There are thousands converted every year, based on the same myth that holds those who have been born into the belief. This is wrong, in my opinion. Those who are multi-generational have reasons to hold on to those myths, because it ties the family together. I believe that those who are converted should be given the entire truth before choosing to join, or it's not an honest gain. I feel that the responsibility lies with SLC and the missionary program. They can (and have) done whatever it takes to gain converts, to keep the church alive, to keep the coffers filled with tithes, and to keep the loyal base strong. It involves the use of "fluffy bunny" information. They do it knowingly. That's why I call it a lie.

I read your essay on your website, (How to Stay in the LDS church after becoming disaffected) and I can't understand how you can advocate paying less than 10% tithe and the church will be satisfied with whatever you decide to offer. Either you are just fortunate to live where you live, or you simply have never heard of cases where people are compelled to pay the entire 10% of their gross, or lose their temple recommend. Is the answer just "move to a different ward"? That doesn't work, because that file follows you everywhere, and so do your past sins, and actions of rebellion (like not paying tithing). If you have a bishop who is out to 'bring you in line', moving to another ward 200 miles away does not solve this problem. (personal experience talking).

What if every member was eventually like you, John? What if they all let go of the literal interpretation, but kept their membership covertly like you do? How would that help prevent thousands of newcomers every year from being indoctrinated into the "one true church" concept?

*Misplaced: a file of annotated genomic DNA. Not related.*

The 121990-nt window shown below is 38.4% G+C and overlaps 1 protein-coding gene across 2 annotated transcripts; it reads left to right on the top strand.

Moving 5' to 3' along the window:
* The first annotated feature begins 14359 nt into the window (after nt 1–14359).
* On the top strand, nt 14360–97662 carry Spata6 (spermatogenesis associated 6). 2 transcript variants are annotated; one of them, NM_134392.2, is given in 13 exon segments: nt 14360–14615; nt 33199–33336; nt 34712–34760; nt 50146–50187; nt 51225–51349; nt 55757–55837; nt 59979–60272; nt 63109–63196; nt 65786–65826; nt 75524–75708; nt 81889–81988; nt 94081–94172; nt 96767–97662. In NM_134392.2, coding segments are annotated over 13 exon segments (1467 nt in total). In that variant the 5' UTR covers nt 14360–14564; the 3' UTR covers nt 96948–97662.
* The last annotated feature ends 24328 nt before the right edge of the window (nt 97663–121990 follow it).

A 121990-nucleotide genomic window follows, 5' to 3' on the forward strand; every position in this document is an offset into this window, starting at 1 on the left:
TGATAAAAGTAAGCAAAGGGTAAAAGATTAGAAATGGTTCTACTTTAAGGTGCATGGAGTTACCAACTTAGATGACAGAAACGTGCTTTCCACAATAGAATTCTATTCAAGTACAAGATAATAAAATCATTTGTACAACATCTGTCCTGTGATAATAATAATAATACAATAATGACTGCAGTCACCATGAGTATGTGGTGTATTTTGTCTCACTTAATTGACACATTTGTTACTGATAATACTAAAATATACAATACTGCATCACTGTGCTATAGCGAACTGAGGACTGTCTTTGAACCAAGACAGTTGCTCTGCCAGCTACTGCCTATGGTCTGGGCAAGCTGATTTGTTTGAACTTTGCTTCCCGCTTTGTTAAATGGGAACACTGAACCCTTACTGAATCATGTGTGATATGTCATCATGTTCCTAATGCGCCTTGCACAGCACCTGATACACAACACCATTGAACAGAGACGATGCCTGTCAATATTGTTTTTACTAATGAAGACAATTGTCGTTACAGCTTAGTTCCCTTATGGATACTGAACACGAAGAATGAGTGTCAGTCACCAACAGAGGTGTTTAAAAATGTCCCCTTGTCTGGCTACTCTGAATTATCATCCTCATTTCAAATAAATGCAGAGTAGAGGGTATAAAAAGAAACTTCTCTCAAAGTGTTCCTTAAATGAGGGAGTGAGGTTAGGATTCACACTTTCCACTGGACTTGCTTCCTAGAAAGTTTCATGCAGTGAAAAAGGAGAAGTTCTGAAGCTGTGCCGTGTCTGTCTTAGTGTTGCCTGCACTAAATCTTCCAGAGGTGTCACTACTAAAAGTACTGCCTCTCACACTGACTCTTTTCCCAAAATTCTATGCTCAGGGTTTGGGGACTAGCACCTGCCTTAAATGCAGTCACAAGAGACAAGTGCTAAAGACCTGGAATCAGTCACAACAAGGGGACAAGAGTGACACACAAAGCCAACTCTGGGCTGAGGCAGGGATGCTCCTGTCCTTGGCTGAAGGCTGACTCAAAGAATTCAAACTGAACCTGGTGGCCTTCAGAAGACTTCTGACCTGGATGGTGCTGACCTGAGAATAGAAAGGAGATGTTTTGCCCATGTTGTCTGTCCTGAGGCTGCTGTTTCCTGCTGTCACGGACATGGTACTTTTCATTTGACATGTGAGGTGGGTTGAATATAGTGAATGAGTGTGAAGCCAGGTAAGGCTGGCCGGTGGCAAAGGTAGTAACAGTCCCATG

Let's say that in your ward of 200+ members, everyone was just like you, taught the lessons they felt were acceptable to them as Christians, skipped over the parts they don't agree with, and re-interpreted the messages of the GA's so that it fits their world view? How long would that last, before some SP or Area Authority noticed this rogue ward and made a special trip to give the sacrament talk on "Loyalty to the Church"?

In my view, it would be impossible for everyone in the church to adopt your position, because it would tear down the base of loyalty and devotion needed to sustain the church in the first place. They need the myth. It's the only magical claim they have. It's what sets the Mormon church apart and lures people to leave their own church behind to join up. People are becoming convinced that the Mormon church has something to offer them that no other church can do: authority and priesthood power. By choosing to remain, you are becoming complicit in upholding the myth.

I chose to leave because I refuse to uphold a church whose claims are designed to "replace" mainstream Christian beliefs. Missionaries don't limit themselves to non-Christian types, their target group is other Christians. Their bait is a lie, in my opinion. And I have the concern for others of various Christian beliefs, in that I don't wish for them to chose to become Mormon, live the Mormon lifestyle of "literal belief", make the sacrifices necessary to belong, and cut off their children and grandchildren who decide it isn't for them. In my opinion, they would do just as well without the Mormon belief system if they just maintained their membership in whatever Christian denomination they currently uphold.

I can see why you would want to stay, John. But making the case for others to stay is only helping the church continue to draw others in that are not as enlightened as you are. Do you ever hope to reach them all with your message? And if you reach enough to really make a difference, wouldn't that be undermining the authority of the church? Lots of people get ex'd for doing what you do, and I don't think it's right that some get to remain in good standing while others are cut off and bullied into submission. That's another reason to get out, in my opinion.